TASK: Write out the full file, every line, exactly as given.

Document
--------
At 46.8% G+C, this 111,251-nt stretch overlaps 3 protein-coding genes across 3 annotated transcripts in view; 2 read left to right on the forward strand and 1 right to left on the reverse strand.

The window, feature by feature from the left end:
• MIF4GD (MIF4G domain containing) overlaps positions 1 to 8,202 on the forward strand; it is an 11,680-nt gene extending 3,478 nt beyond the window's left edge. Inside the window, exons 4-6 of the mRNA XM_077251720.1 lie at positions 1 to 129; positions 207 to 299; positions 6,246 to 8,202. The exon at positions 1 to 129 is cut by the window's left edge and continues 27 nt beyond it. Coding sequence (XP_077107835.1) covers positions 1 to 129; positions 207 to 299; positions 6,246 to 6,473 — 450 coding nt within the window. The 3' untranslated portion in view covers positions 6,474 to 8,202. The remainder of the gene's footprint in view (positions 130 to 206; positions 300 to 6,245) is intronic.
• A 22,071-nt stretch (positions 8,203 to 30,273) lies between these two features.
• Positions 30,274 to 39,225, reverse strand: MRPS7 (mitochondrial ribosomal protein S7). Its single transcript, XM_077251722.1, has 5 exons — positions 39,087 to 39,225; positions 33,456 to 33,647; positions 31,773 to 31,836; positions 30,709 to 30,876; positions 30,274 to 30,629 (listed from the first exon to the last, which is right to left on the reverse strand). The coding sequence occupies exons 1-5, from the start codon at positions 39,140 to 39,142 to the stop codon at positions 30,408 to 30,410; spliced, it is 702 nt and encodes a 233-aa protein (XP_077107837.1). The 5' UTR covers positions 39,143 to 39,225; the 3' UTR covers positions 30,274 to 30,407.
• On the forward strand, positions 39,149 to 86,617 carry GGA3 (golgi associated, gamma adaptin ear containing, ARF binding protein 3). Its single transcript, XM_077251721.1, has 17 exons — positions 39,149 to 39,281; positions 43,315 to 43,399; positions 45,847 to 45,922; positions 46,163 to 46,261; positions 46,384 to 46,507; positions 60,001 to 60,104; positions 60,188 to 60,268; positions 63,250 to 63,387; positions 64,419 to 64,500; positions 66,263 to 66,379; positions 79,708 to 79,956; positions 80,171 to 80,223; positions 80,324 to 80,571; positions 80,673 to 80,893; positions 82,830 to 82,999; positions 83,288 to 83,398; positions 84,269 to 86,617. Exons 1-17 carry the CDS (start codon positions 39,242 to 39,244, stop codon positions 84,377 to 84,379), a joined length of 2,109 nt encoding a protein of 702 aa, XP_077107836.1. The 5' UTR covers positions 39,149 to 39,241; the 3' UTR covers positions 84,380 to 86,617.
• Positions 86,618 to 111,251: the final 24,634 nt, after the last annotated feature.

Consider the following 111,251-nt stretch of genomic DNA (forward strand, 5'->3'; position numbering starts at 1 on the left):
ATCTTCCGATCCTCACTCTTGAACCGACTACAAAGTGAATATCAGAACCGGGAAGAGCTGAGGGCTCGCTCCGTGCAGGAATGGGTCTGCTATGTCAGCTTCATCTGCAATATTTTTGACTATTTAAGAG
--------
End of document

At 46.8% G+C, this 111,251-nt stretch overlaps 3 protein-coding genes across 3 annotated transcripts in view; 2 read left to right on the forward strand and 1 right to left on the reverse strand.

The window, feature by feature from the left end:
• MIF4GD (MIF4G domain containing) overlaps positions 1 to 8,202 on the forward strand; it is an 11,680-nt gene extending 3,478 nt beyond the window's left edge. Inside the window, exons 4-6 of the mRNA XM_077251720.1 lie at positions 1 to 129; positions 207 to 299; positions 6,246 to 8,202. The exon at positions 1 to 129 is cut by the window's left edge and continues 27 nt beyond it. Coding sequence (XP_077107835.1) covers positions 1 to 129; positions 207 to 299; positions 6,246 to 6,473 — 450 coding nt within the window. The 3' untranslated portion in view covers positions 6,474 to 8,202. The remainder of the gene's footprint in view (positions 130 to 206; positions 300 to 6,245) is intronic.
• A 22,071-nt stretch (positions 8,203 to 30,273) lies between these two features.
• Positions 30,274 to 39,225, reverse strand: MRPS7 (mitochondrial ribosomal protein S7). Its single transcript, XM_077251722.1, has 5 exons — positions 39,087 to 39,225; positions 33,456 to 33,647; positions 31,773 to 31,836; positions 30,709 to 30,876; positions 30,274 to 30,629 (listed from the first exon to the last, which is right to left on the reverse strand). The coding sequence occupies exons 1-5, from the start codon at positions 39,140 to 39,142 to the stop codon at positions 30,408 to 30,410; spliced, it is 702 nt and encodes a 233-aa protein (XP_077107837.1). The 5' UTR covers positions 39,143 to 39,225; the 3' UTR covers positions 30,274 to 30,407.
• On the forward strand, positions 39,149 to 86,617 carry GGA3 (golgi associated, gamma adaptin ear containing, ARF binding protein 3). Its single transcript, XM_077251721.1, has 17 exons — positions 39,149 to 39,281; positions 43,315 to 43,399; positions 45,847 to 45,922; positions 46,163 to 46,261; positions 46,384 to 46,507; positions 60,001 to 60,104; positions 60,188 to 60,268; positions 63,250 to 63,387; positions 64,419 to 64,500; positions 66,263 to 66,379; positions 79,708 to 79,956; positions 80,171 to 80,223; positions 80,324 to 80,571; positions 80,673 to 80,893; positions 82,830 to 82,999; positions 83,288 to 83,398; positions 84,269 to 86,617. Exons 1-17 carry the CDS (start codon positions 39,242 to 39,244, stop codon positions 84,377 to 84,379), a joined length of 2,109 nt encoding a protein of 702 aa, XP_077107836.1. The 5' UTR covers positions 39,149 to 39,241; the 3' UTR covers positions 84,380 to 86,617.
• Positions 86,618 to 111,251: the final 24,634 nt, after the last annotated feature.

Consider the following 111,251-nt stretch of genomic DNA (forward strand, 5'->3'; position numbering starts at 1 on the left):
ATCTTCCGATCCTCACTCTTGAACCGACTACAAAGTGAATATCAGAACCGGGAAGAGCTGAGGGCTCGCTCCGTGCAGGAATGGGTCTGCTATGTCAGCTTCATCTGCAATATTTTTGACTATTTAAGAG